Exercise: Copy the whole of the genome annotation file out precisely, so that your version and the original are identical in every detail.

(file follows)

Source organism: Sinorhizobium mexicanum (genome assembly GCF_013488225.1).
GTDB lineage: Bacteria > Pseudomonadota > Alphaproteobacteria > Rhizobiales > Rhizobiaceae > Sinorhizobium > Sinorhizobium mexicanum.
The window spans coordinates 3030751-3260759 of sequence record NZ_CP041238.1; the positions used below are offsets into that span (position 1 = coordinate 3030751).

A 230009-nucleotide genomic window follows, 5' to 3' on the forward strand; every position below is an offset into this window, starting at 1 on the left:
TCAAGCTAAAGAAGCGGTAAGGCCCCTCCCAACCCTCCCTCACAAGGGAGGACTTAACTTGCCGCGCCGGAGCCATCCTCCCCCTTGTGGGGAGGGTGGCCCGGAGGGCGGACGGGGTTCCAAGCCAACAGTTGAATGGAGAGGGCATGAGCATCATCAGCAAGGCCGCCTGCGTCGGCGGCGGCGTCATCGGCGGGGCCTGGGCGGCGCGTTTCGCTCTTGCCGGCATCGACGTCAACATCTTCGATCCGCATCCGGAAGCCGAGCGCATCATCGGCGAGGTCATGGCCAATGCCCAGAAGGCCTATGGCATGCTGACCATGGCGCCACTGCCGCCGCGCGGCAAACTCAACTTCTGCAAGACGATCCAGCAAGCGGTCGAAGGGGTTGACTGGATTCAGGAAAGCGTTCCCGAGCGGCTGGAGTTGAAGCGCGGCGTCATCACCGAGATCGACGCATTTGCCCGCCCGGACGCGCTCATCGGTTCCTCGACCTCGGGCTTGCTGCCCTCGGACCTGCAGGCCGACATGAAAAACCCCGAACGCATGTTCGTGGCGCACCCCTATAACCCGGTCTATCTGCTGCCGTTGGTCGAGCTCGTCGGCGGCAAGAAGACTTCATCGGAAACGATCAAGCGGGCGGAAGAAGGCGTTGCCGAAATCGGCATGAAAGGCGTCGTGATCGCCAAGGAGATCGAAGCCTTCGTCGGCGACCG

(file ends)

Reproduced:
Source organism: Sinorhizobium mexicanum (genome assembly GCF_013488225.1).
GTDB lineage: Bacteria > Pseudomonadota > Alphaproteobacteria > Rhizobiales > Rhizobiaceae > Sinorhizobium > Sinorhizobium mexicanum.
The window spans coordinates 3030751-3260759 of sequence record NZ_CP041238.1; the positions used below are offsets into that span (position 1 = coordinate 3030751).

A 230009-nucleotide genomic window follows, 5' to 3' on the forward strand; every position below is an offset into this window, starting at 1 on the left:
TCAAGCTAAAGAAGCGGTAAGGCCCCTCCCAACCCTCCCTCACAAGGGAGGACTTAACTTGCCGCGCCGGAGCCATCCTCCCCCTTGTGGGGAGGGTGGCCCGGAGGGCGGACGGGGTTCCAAGCCAACAGTTGAATGGAGAGGGCATGAGCATCATCAGCAAGGCCGCCTGCGTCGGCGGCGGCGTCATCGGCGGGGCCTGGGCGGCGCGTTTCGCTCTTGCCGGCATCGACGTCAACATCTTCGATCCGCATCCGGAAGCCGAGCGCATCATCGGCGAGGTCATGGCCAATGCCCAGAAGGCCTATGGCATGCTGACCATGGCGCCACTGCCGCCGCGCGGCAAACTCAACTTCTGCAAGACGATCCAGCAAGCGGTCGAAGGGGTTGACTGGATTCAGGAAAGCGTTCCCGAGCGGCTGGAGTTGAAGCGCGGCGTCATCACCGAGATCGACGCATTTGCCCGCCCGGACGCGCTCATCGGTTCCTCGACCTCGGGCTTGCTGCCCTCGGACCTGCAGGCCGACATGAAAAACCCCGAACGCATGTTCGTGGCGCACCCCTATAACCCGGTCTATCTGCTGCCGTTGGTCGAGCTCGTCGGCGGCAAGAAGACTTCATCGGAAACGATCAAGCGGGCGGAAGAAGGCGTTGCCGAAATCGGCATGAAAGGCGTCGTGATCGCCAAGGAGATCGAAGCCTTCGTCGGCGACCG